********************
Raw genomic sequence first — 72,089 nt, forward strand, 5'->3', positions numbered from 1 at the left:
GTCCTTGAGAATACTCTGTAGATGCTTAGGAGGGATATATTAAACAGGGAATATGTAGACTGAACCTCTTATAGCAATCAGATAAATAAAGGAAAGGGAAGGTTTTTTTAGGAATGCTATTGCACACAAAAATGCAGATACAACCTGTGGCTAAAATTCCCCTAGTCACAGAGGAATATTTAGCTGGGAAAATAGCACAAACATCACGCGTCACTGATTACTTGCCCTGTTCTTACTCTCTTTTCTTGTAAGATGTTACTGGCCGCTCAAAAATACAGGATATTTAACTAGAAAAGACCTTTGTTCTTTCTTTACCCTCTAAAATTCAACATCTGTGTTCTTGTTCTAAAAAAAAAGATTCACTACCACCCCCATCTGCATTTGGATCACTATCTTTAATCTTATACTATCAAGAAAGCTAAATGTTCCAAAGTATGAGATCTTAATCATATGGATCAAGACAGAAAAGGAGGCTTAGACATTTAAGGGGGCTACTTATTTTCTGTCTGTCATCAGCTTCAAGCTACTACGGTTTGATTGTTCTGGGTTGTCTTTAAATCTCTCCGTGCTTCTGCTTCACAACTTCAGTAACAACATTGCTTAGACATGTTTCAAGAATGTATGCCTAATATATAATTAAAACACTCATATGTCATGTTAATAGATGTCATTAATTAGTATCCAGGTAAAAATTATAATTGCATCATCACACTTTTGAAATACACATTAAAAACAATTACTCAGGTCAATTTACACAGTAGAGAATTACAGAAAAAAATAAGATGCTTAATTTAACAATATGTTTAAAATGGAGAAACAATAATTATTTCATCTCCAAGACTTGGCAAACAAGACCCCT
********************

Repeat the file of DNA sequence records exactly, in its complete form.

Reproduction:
Raw genomic sequence first — 72,089 nt, forward strand, 5'->3', positions numbered from 1 at the left:
GTCCTTGAGAATACTCTGTAGATGCTTAGGAGGGATATATTAAACAGGGAATATGTAGACTGAACCTCTTATAGCAATCAGATAAATAAAGGAAAGGGAAGGTTTTTTTAGGAATGCTATTGCACACAAAAATGCAGATACAACCTGTGGCTAAAATTCCCCTAGTCACAGAGGAATATTTAGCTGGGAAAATAGCACAAACATCACGCGTCACTGATTACTTGCCCTGTTCTTACTCTCTTTTCTTGTAAGATGTTACTGGCCGCTCAAAAATACAGGATATTTAACTAGAAAAGACCTTTGTTCTTTCTTTACCCTCTAAAATTCAACATCTGTGTTCTTGTTCTAAAAAAAAAGATTCACTACCACCCCCATCTGCATTTGGATCACTATCTTTAATCTTATACTATCAAGAAAGCTAAATGTTCCAAAGTATGAGATCTTAATCATATGGATCAAGACAGAAAAGGAGGCTTAGACATTTAAGGGGGCTACTTATTTTCTGTCTGTCATCAGCTTCAAGCTACTACGGTTTGATTGTTCTGGGTTGTCTTTAAATCTCTCCGTGCTTCTGCTTCACAACTTCAGTAACAACATTGCTTAGACATGTTTCAAGAATGTATGCCTAATATATAATTAAAACACTCATATGTCATGTTAATAGATGTCATTAATTAGTATCCAGGTAAAAATTATAATTGCATCATCACACTTTTGAAATACACATTAAAAACAATTACTCAGGTCAATTTACACAGTAGAGAATTACAGAAAAAAATAAGATGCTTAATTTAACAATATGTTTAAAATGGAGAAACAATAATTATTTCATCTCCAAGACTTGGCAAACAAGACCCCT